The objects of the examination are cases in which l varies from 3.8 to 9.2. We show the results of a study in which it is assumed that r is 200 mm, b is 0.31 rad, p in Eq. (4) is pressure (MPa), X = x 1. 6523 is a standardized load parameter corresponding to Eq. (2), u in Eq. (5) is the downward displacement (mm) of the arc center, and y is a standardized displacement parameter. Thurston calculated the problem under these conditions and reported the results that are shown in Fig. 4. He checked the minimum buckling load value against Eqs. (1)–(3), coordinated the relation to Fig. 2, and showed the results when l is 6.7 and 8.9 in Fig. 4. However, the scale of the horizontal axis in the study of Thurston is squared l. Next, we show the result of applying the arc-length method. Figure 5 shows the convergence results when l = 3.8 and 4.6, and the result that did not converge when l = 6.5. As far as we determined, the calculation converges when l ? 4. 6 and does not converge when l > 5. 3. The double underlined numbers in the figure are minimum buckling load values. Figure 4 shows these results as a whole. The square symbols in Fig. 4 are the results 207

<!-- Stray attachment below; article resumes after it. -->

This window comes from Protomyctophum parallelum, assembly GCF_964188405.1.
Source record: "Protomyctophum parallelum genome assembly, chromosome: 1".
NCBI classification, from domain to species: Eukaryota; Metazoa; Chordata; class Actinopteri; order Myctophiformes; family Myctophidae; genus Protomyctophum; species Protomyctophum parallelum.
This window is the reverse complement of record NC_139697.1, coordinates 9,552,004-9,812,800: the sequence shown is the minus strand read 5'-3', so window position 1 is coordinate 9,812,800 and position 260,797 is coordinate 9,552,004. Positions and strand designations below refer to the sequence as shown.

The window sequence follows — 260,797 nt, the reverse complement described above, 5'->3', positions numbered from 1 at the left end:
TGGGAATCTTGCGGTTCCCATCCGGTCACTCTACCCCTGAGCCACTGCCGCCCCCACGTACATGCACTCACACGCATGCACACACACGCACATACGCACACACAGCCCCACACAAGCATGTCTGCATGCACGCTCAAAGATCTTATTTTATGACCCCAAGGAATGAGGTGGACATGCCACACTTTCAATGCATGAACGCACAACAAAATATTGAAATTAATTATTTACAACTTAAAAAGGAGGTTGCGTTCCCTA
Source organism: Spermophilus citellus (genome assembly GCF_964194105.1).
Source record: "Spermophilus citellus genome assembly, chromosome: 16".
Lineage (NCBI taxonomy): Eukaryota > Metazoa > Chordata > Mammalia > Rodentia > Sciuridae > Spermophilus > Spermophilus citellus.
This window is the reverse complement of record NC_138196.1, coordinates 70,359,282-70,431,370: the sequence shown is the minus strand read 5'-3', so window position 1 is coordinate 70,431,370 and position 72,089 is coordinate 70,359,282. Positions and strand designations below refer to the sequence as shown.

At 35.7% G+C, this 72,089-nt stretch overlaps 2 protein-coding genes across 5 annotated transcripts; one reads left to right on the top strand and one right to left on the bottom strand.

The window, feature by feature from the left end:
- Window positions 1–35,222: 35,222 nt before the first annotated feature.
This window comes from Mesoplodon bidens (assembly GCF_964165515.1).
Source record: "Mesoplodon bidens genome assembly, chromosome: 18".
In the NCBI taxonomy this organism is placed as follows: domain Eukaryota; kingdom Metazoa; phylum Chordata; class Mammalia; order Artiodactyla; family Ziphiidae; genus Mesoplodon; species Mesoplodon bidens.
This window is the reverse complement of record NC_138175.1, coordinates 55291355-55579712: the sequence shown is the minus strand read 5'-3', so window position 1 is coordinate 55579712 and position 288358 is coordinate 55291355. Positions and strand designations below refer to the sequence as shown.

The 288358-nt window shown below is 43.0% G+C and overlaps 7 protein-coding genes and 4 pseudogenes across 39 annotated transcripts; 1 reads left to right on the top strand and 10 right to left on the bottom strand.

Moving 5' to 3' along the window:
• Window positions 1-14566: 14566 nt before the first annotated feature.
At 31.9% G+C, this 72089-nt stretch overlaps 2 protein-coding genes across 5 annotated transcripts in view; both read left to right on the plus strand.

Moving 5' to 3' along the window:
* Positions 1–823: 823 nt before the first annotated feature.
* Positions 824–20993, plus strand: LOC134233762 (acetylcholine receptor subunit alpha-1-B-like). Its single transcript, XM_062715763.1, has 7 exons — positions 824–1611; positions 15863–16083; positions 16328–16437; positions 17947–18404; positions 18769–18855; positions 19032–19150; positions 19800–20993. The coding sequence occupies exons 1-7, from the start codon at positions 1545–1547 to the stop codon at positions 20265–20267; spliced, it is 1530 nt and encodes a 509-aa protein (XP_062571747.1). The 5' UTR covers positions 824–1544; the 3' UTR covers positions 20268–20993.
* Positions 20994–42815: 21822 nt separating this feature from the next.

Fig. 4

Fig. 5

Fig. 4. Calculated lowest buckling pressure for an axisymmetric mode by Thurston and the arc-length solution with the experimental results. Fig. 5. Calculated critical snap-through arc-length solution results for clamped shallow spherical shells.